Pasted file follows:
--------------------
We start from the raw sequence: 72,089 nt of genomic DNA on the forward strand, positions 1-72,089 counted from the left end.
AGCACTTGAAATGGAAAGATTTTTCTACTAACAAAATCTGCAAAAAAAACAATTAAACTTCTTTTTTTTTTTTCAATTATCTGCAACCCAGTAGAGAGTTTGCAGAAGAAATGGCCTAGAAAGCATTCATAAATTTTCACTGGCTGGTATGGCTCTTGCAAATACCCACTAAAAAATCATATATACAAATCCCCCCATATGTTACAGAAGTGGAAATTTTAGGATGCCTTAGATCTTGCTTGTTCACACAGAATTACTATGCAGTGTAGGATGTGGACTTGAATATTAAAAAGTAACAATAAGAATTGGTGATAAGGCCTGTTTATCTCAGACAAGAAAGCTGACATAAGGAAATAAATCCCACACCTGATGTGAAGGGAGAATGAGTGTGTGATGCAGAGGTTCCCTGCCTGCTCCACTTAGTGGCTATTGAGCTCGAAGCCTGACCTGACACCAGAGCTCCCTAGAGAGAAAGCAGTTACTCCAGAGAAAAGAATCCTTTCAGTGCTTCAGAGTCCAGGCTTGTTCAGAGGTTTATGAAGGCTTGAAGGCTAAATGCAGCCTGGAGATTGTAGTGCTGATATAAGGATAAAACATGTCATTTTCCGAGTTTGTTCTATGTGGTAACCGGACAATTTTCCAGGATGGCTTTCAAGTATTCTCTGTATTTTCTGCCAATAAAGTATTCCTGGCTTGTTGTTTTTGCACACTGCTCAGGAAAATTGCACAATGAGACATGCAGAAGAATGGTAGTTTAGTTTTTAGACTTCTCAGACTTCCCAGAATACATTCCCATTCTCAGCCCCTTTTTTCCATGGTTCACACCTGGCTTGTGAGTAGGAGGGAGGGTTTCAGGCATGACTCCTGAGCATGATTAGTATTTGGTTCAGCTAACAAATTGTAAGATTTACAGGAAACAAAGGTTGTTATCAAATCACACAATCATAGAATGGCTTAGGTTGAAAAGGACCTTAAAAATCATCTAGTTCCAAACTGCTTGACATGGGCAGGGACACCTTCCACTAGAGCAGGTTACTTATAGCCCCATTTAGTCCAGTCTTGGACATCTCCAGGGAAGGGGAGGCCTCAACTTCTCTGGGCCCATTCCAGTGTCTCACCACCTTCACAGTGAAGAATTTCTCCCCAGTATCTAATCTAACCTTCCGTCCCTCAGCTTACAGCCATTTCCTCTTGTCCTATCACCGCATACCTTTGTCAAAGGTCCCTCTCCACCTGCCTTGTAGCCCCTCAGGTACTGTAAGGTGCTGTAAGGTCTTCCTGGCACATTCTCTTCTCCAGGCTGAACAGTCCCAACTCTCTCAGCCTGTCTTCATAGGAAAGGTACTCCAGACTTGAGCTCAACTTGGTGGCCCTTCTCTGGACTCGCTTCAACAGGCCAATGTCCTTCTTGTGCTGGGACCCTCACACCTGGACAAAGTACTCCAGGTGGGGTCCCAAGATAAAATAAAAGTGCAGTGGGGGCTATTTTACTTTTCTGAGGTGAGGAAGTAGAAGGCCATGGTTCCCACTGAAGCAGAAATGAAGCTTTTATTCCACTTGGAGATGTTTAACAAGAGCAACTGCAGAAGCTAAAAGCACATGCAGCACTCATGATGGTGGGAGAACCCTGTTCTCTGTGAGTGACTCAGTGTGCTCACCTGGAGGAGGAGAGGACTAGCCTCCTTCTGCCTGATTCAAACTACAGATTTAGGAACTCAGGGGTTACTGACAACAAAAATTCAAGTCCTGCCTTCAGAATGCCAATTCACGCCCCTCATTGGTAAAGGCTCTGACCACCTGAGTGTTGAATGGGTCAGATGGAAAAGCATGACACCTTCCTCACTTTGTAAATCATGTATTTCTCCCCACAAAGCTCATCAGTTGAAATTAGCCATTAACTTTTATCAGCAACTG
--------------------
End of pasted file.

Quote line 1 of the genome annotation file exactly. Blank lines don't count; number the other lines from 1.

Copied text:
We start from the raw sequence: 72,089 nt of genomic DNA on the forward strand, positions 1-72,089 counted from the left end.